“The eyes are forgiving, but the ears are not.”
I’m unsure where, or from whom, I first heard this quote, but it has stuck with me throughout the years. In my experience, viewers are more likely to sit through and watch a poorly shot video, rather than one they can hardly hear. Many times people get caught up with wanting to have the newest and best camera, but when it comes to audio, I see many people settling for cheap solutions. This is the reason why I decided to start off this series by focusing on audio.
Here’s some tips to help you achieve better audio:
DO NOT use the built-in microphone on your camera as your main source of audio! The use of your camera’s microphone is one of the easiest ways to instantly lose production value, especially when doing interviews.
If you shoot a lot of interviews, a shotgun microphone is a great solution. These microphones range in price from $30-$5000. It’s easy to get tempted into buying one of the cheaper models, but I can almost guarantee that you’ll end up disappointed. I always recommend people to buy right the first time, to ensure you don’t waste your time and money. A great starter shotgun microphone is the NTG-1 by Rode, or if you’re able to spend slightly more, I would definitely recommend the NTG-2.
You may be tempted, but DO NO plug a shotgun or handheld microphone directly into your camera. I won’t get into the technical details (there are plenty of resources online), but just know that you will sacrifice audio quality by plugging microphones directly into cameras such as DSLRs. Instead, plug all external microphones into external recorders using XLR cables. Recorders come in all shapes and sizes, but one of my personal favorites are portable field recorders. Tascam DR-100mkii and Zoom H4n are two quality portable field recorders at an affordable cost. Not only will this setup record better sounding audio, but these recorders will also give you more control over monitoring and adjusting audio levels while you are recording.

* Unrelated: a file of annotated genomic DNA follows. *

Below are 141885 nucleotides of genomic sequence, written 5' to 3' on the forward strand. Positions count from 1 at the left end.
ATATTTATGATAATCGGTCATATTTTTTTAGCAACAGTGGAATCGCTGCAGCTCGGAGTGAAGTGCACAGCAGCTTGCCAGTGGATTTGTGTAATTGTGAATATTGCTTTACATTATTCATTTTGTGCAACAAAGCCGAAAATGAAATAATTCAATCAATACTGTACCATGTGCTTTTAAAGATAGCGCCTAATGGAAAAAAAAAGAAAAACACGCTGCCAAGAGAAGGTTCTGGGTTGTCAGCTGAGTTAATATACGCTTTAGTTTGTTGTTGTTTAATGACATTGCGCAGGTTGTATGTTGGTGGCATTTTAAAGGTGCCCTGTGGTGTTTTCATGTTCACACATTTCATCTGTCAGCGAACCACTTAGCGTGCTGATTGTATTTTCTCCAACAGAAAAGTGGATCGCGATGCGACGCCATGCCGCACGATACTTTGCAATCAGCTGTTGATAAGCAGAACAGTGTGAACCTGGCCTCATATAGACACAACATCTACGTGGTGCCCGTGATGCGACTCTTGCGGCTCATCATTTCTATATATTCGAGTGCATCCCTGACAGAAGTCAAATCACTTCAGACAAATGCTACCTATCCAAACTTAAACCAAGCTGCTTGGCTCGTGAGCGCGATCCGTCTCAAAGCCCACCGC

A microphone stand with a telescoping boom is a great investment. If your subject is sitting or standing in place, a microphone stand such as the K&M 21020 is a great tool to have, and makes filming by yourself a lot easier.
If you film a lot of events and need the ability to freely move around, then your next best bet is to purchase an on-camera microphone. This option will not produce the same quality of audio as mentioned earlier, but it will be much better than the built-in microphone on the camera. Two solid on-camera microphones I’ve used and recommend are the Rode VideoMic Pro and Shure VP83F.
Hopefully these tips were not only informative, but also help change the way you think about audio. There are many creative ways to cover up an ugly looking shot, but bad audio is a nightmare to work with and can potentially ruin a project. If you have any questions, feel free to comment below or shoot me an email.
This blog is part of an ongoing series that will give you short tips and tricks to help take your videos to the next level. This series is intended for beginners and enthusiasts, so I will try my best to explain topics clearly, without getting deep into technical details. If you have any questions, feel free to shoot me an email at firstname.lastname@example.org and I will gladly help answer any questions you may have!